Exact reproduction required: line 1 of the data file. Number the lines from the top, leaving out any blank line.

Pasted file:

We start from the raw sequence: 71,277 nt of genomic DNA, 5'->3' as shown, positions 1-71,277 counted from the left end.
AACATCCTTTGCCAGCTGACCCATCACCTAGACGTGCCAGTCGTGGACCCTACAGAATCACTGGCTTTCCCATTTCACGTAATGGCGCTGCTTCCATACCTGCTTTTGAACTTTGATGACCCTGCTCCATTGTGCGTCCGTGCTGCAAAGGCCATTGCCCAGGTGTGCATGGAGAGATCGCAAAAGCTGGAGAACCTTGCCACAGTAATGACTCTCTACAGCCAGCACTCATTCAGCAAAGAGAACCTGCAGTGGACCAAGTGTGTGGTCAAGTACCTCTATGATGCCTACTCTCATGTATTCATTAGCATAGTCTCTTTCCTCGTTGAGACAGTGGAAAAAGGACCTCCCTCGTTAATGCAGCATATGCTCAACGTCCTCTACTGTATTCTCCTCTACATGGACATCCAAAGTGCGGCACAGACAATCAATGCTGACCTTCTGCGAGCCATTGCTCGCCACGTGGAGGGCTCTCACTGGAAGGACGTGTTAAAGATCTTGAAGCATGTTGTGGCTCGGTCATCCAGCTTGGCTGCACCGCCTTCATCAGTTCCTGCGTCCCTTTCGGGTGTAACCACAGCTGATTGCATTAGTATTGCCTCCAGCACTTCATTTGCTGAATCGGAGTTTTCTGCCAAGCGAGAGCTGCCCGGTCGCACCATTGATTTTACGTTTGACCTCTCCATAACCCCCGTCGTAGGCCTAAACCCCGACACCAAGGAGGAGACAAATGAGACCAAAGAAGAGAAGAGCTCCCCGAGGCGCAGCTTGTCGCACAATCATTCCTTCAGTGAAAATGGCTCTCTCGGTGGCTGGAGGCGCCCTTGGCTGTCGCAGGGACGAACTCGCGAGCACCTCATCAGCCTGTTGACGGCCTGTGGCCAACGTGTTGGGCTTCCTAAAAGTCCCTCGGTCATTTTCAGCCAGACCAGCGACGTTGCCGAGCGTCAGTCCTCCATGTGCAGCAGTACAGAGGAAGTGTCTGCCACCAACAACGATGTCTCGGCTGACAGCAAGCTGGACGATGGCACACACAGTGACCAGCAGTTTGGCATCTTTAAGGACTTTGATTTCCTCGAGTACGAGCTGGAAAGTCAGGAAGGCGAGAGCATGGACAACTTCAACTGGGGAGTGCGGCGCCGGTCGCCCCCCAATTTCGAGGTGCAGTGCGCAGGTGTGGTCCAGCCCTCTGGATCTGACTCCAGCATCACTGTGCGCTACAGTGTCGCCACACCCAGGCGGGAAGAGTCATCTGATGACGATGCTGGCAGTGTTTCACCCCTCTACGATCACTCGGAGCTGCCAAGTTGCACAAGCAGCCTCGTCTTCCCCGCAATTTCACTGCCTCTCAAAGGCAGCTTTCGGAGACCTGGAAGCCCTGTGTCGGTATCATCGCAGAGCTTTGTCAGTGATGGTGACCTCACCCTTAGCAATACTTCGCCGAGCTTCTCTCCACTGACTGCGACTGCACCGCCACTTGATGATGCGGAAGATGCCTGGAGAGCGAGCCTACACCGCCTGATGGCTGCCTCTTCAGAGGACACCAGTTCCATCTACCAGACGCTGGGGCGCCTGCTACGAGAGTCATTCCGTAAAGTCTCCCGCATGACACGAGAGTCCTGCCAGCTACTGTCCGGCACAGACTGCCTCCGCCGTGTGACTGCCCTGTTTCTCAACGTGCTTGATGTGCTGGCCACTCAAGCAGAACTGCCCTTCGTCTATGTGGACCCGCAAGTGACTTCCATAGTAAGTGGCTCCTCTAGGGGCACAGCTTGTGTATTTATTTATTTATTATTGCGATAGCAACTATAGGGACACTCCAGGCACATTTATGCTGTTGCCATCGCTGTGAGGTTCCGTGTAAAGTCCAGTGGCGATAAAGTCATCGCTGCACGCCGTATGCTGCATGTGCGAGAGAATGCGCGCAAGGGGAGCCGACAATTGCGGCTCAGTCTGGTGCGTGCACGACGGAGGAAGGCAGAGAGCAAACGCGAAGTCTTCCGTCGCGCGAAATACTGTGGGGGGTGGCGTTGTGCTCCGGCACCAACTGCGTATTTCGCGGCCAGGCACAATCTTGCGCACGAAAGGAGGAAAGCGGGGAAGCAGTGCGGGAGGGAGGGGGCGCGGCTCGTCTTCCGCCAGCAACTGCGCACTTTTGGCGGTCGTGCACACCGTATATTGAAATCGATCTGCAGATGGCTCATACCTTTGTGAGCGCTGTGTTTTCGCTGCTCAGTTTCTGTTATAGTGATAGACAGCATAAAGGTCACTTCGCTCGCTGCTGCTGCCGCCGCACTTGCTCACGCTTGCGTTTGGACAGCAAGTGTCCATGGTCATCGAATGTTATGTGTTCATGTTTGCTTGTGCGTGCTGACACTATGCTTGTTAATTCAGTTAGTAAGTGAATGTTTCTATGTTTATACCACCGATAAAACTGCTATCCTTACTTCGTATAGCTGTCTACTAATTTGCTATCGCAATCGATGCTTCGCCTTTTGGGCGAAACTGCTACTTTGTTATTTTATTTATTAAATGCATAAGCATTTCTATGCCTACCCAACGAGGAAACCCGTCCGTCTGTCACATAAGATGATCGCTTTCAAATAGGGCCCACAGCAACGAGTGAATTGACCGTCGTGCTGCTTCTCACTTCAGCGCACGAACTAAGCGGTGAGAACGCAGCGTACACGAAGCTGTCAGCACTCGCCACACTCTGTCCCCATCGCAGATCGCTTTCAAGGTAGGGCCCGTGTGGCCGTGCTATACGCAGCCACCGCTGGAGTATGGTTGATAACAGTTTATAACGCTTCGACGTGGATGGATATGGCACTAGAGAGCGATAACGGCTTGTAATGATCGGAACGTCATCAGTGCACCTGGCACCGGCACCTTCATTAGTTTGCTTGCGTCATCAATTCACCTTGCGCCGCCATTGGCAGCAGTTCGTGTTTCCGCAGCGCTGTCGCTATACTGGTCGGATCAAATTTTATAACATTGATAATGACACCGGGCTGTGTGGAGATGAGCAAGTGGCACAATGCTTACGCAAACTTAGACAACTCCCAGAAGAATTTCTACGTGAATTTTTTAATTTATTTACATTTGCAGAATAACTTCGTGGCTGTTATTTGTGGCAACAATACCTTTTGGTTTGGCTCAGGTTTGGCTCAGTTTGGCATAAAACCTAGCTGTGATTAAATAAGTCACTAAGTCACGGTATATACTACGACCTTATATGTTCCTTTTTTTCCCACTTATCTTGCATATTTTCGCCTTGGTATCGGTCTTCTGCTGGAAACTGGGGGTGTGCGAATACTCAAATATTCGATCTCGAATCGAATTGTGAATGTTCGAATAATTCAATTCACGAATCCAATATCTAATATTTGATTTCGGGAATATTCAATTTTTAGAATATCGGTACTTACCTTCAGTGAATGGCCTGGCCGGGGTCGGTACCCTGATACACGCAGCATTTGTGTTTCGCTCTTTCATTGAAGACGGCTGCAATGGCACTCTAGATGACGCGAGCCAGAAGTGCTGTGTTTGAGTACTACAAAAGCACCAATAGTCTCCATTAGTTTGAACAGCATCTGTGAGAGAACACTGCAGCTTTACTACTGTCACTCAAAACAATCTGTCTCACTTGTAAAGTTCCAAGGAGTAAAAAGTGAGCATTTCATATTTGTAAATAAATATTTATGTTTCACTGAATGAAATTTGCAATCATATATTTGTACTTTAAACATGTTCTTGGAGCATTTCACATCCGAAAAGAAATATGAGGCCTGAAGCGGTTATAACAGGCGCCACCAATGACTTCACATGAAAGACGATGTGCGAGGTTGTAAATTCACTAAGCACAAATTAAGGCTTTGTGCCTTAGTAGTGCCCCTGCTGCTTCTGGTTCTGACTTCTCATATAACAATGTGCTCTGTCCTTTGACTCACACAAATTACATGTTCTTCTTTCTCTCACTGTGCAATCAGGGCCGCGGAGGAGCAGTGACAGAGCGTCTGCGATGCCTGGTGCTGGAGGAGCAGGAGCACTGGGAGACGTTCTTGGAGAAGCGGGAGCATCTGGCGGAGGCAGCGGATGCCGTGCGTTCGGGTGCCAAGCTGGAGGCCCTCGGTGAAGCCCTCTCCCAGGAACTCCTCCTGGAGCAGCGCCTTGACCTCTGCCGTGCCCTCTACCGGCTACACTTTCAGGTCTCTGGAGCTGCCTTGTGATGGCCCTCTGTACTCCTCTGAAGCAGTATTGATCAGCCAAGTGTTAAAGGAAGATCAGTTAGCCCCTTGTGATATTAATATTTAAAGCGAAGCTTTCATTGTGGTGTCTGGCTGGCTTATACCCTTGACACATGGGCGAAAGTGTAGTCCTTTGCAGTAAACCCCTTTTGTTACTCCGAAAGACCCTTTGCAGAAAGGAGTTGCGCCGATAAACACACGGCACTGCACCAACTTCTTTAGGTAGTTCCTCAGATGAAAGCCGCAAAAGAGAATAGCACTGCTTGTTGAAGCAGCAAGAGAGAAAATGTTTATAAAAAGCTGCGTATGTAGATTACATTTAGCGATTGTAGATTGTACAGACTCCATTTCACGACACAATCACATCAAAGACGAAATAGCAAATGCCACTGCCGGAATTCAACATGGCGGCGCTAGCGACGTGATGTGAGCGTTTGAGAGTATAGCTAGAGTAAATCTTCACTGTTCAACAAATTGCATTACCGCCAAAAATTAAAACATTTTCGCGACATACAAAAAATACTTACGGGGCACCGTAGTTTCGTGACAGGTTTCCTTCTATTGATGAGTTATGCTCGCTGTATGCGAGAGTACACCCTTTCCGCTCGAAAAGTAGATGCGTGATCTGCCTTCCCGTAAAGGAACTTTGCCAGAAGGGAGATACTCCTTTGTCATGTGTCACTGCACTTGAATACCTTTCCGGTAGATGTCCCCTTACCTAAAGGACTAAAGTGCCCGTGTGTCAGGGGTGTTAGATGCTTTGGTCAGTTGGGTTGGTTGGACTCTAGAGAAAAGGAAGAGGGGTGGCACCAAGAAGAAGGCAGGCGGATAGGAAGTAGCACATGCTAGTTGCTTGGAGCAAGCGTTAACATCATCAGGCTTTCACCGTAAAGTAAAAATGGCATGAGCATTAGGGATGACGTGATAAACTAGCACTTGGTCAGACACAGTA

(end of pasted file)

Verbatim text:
We start from the raw sequence: 71,277 nt of genomic DNA, 5'->3' as shown, positions 1-71,277 counted from the left end.